If your vehicle is significantly damaged in an auto accident, chances are that either your insurance company or another driver's insurance company will be responsible for paying at least some of the repair cost. You need to proceed cautiously, so you aren't unfairly blamed for the accident and so you collect enough money make the needed repairs.
A Police Report is Critical
When the police arrive at the scene of an accident, they will question you and complete a police report. The insurance company will use the police report to make their decision regarding your claim. In addition to the police report, you should gather information yourself. This includes exchanging contact details and insurance information with the other driver, taking a photo of the scene of the accident, writing down the other driver's license plate number and driver's license number, and recording the names and phone numbers of any witnesses.
Insurance Coverage Depends on Fault
If the accident was your fault, your collision insurance will pay for damages to your vehicle and your liability insurance will pay for damages to the other driver's vehicle, up to the limits of your policy. You will still have to pay the deductible, however. If the accident was the other driver's fault, the other driver's liability insurance will pay for damages to your vehicle. You won't have to pay the deductible. If you have no-fault insurance, however, your insurance company will pay for your repairs regardless of fault. Some states require drivers to carry no-fault insurance. All U.S. states require car owners to carry a minimum amount of liability insurance.
When Drivers Share Fault
Some states apply comparative fault principles, under which your recovery will be reduced in proportion to your degree of fault. California is one of these states. Alabama and some other states apply contributory negligence principles, which prevent an at-fault driver from recovering anything even if the accident was mostly the fault of the other driver. Indiana and some other states apply a hybrid system that bars you from receiving any damages if the accident was mostly your fault.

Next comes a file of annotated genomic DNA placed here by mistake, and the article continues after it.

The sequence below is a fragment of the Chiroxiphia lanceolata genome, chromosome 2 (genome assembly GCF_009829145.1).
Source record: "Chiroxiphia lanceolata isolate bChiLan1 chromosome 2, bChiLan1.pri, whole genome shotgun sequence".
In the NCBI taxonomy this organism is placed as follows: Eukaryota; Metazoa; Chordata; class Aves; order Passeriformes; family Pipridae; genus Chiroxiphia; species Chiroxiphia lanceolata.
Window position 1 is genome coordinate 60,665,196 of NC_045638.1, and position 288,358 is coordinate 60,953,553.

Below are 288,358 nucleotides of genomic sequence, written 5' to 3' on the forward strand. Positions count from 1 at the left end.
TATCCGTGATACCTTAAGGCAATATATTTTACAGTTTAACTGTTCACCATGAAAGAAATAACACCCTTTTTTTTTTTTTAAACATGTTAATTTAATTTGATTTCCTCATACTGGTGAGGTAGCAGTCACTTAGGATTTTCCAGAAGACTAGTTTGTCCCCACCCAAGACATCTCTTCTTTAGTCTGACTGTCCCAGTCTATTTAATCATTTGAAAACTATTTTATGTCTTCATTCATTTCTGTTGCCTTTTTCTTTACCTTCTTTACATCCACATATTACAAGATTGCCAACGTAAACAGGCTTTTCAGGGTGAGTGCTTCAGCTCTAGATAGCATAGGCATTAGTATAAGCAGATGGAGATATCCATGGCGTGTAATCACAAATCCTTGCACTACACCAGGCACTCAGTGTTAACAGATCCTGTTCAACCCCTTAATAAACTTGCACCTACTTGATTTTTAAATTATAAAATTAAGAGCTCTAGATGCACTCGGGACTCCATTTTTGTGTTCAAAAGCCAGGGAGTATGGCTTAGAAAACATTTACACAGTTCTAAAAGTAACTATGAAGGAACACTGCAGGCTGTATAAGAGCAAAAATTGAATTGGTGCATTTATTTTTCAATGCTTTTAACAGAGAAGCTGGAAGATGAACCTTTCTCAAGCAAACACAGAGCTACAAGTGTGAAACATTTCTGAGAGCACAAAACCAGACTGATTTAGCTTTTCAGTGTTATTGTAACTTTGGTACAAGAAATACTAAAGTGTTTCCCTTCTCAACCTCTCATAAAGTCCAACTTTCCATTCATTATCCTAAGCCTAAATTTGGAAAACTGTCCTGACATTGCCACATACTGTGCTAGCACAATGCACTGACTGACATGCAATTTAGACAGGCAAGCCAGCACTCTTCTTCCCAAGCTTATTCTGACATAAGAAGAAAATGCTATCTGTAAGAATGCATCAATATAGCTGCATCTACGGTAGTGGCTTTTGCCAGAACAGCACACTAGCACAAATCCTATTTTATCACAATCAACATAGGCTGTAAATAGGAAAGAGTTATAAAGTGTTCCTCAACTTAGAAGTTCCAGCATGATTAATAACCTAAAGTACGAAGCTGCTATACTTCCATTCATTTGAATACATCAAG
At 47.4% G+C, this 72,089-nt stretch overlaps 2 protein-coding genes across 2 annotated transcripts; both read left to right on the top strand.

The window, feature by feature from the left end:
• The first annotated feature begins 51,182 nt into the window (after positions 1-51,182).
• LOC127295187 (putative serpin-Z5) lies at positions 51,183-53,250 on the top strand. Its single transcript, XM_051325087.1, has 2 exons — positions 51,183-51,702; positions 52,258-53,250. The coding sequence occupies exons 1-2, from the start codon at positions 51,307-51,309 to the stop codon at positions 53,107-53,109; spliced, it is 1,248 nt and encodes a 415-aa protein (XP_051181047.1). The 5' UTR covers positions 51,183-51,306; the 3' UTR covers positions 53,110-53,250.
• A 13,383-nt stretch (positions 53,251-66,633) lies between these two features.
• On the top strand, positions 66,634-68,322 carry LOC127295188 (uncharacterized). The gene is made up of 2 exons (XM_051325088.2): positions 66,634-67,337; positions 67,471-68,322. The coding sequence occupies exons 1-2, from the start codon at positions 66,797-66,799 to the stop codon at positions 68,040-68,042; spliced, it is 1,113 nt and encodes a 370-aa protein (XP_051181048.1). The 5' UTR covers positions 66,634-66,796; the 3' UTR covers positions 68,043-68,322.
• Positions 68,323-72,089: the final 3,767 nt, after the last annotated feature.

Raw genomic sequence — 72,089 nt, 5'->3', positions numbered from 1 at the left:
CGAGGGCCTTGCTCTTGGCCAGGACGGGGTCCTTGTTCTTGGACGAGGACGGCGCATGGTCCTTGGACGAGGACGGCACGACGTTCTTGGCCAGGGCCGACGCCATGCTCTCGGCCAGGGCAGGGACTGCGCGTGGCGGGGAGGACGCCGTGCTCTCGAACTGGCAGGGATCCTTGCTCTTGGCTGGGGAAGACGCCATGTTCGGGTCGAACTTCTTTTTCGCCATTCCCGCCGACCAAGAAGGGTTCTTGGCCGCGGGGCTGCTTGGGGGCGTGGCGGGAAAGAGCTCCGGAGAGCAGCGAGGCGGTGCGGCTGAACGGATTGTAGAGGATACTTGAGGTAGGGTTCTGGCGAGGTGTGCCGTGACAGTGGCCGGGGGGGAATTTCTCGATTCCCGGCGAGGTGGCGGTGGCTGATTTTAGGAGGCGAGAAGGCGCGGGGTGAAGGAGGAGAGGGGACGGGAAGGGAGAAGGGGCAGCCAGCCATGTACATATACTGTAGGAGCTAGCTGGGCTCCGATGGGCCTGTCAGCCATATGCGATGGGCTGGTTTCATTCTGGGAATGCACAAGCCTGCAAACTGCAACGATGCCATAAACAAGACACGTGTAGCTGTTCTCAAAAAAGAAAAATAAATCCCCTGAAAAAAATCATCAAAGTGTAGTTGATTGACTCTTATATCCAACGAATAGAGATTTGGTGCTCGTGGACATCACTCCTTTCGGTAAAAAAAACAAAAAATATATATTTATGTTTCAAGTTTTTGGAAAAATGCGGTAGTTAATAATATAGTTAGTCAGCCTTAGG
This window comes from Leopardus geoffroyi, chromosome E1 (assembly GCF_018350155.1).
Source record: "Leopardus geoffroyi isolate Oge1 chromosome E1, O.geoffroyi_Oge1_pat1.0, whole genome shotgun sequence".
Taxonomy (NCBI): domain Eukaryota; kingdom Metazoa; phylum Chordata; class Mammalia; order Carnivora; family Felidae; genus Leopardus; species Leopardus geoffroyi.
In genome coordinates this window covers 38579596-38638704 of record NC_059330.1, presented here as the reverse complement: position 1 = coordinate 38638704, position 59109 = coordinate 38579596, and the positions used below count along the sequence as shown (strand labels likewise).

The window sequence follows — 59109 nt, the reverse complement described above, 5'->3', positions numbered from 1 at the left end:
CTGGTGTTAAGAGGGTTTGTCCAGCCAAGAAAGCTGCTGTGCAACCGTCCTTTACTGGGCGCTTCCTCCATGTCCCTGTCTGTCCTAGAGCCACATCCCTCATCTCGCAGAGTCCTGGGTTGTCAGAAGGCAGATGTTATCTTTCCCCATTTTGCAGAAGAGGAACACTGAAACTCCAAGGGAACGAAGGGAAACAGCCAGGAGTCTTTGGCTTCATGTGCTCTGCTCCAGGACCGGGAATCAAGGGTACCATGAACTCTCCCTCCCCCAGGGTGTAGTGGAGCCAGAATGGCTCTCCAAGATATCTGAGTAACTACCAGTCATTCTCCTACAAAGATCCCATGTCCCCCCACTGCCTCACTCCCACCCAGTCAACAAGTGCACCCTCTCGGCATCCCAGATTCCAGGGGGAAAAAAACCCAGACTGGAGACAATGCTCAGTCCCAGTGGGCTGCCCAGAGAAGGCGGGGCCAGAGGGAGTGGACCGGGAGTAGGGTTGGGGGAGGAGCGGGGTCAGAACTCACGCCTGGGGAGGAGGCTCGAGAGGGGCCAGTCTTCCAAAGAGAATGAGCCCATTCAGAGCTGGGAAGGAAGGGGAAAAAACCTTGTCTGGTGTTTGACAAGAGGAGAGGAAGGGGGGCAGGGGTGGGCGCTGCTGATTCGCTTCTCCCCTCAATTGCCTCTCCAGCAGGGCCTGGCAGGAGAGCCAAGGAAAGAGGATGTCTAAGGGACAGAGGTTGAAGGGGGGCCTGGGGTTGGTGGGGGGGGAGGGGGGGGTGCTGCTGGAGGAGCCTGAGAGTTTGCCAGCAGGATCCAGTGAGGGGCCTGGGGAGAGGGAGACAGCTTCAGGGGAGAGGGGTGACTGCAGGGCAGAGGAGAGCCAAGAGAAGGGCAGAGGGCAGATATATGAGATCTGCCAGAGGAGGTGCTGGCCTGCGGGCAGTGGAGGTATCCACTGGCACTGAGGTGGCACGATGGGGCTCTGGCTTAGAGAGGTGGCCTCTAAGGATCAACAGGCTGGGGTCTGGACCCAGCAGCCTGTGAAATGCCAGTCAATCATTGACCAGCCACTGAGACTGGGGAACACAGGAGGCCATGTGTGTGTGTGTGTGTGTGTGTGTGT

Determining the Value of Your Claim
After you fill out the claim paperwork, the insurance company will either accept or reject your claim. If the accident was your fault, the insurance company will accept your claim only if you carry either no-fault insurance or collision insurance. If it accepts your claim, it will send a claims adjuster to inspect your vehicle. Alternatively, they may send you to an approved repair shop. Normally, you will be entitled to enough money to restore your vehicle to the condition it was before the accident. If the damage is severe enough, however, the adjuster may declare your vehicle "totaled." In this case, you will receive a check for the market value of the vehicle right before the accident, or for the cost of buying a new vehicle (depending on the terms of your policy).
Disputing the Insurance Estimate
If you file a claim with your own insurance company, your policy will probably include procedures for dispute resolution. Your insurance company may require you to submit your dispute to an arbitrator - a privately hired judge. The insurance company may immediately give you the amount it offered and give you the rest if you win the dispute. If you filed a claim with the other driver's insurance company, however, you may have to file a lawsuit to get the amount in dispute.
An Insurance Lawyer Can Help
The law surrounding auto insurance claims and repairs is complicated. Plus, the facts of each case are unique. This article provides a brief, general introduction to the topic. For more detailed, specific information, please contact an insurance lawyer.